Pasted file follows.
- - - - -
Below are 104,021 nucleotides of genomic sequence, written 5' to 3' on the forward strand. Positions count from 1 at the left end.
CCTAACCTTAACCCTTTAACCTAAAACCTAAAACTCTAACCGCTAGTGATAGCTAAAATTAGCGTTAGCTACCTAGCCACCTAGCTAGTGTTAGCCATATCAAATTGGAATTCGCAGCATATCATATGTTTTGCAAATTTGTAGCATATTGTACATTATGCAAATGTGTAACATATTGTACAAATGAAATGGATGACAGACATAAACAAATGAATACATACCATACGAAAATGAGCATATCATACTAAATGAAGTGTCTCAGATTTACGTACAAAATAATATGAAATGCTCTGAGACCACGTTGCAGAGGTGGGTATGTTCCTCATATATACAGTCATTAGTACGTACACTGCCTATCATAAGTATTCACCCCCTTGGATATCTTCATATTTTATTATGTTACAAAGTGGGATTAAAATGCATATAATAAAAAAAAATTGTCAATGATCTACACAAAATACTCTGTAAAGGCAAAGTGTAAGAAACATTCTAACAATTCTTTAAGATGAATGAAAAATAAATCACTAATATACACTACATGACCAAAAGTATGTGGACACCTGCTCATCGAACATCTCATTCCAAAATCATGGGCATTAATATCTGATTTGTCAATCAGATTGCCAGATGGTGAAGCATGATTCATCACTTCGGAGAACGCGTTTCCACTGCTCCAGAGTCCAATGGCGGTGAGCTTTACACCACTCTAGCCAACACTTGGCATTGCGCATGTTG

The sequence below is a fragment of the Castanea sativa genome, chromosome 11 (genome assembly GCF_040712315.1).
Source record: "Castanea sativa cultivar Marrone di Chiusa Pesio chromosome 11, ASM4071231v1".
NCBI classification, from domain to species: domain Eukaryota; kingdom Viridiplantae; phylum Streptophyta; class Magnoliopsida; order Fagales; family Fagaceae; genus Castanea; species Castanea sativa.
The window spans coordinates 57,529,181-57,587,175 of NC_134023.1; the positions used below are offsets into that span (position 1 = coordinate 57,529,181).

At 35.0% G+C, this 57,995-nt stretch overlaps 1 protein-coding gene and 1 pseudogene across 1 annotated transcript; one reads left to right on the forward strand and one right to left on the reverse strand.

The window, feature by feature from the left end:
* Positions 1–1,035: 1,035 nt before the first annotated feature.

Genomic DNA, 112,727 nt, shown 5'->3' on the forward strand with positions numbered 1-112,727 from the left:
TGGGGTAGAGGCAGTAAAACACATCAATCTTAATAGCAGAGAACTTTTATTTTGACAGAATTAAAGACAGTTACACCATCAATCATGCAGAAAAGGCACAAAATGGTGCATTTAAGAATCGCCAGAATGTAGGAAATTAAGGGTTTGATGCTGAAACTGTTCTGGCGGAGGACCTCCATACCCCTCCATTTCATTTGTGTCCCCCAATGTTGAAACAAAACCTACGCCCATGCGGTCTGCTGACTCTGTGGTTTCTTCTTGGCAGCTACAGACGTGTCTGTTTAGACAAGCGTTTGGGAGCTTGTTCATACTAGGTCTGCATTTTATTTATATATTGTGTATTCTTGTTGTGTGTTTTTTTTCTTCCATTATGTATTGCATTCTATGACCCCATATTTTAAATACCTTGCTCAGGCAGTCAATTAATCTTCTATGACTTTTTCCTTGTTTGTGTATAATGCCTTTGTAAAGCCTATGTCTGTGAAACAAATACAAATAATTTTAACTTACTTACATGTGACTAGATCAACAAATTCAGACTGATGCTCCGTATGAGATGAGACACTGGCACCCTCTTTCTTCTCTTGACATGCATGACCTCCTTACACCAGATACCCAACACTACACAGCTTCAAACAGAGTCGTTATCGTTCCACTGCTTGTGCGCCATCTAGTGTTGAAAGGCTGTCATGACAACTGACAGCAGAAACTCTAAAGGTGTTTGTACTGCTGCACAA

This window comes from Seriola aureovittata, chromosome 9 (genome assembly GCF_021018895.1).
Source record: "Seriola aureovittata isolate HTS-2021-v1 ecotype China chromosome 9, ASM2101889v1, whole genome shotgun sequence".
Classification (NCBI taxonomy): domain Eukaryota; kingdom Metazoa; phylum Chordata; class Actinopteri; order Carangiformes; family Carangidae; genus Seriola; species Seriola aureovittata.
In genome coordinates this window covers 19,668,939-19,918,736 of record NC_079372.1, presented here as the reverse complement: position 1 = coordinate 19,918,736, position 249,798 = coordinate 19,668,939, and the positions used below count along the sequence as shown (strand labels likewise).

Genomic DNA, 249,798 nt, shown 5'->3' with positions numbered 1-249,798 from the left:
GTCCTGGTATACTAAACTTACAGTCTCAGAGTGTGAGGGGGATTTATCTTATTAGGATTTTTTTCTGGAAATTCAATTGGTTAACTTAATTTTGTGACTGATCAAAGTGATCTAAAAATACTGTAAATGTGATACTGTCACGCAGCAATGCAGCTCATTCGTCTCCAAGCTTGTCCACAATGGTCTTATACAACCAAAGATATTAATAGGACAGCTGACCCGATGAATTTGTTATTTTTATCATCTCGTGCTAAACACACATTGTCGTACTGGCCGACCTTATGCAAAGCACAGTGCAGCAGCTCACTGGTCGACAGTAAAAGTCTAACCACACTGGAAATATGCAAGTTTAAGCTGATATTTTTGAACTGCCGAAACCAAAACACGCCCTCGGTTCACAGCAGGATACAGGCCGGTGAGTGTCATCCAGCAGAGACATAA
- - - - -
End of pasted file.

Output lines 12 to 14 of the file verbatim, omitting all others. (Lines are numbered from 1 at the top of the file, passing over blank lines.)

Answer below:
This window comes from Seriola aureovittata, chromosome 9 (genome assembly GCF_021018895.1).
Source record: "Seriola aureovittata isolate HTS-2021-v1 ecotype China chromosome 9, ASM2101889v1, whole genome shotgun sequence".
Classification (NCBI taxonomy): domain Eukaryota; kingdom Metazoa; phylum Chordata; class Actinopteri; order Carangiformes; family Carangidae; genus Seriola; species Seriola aureovittata.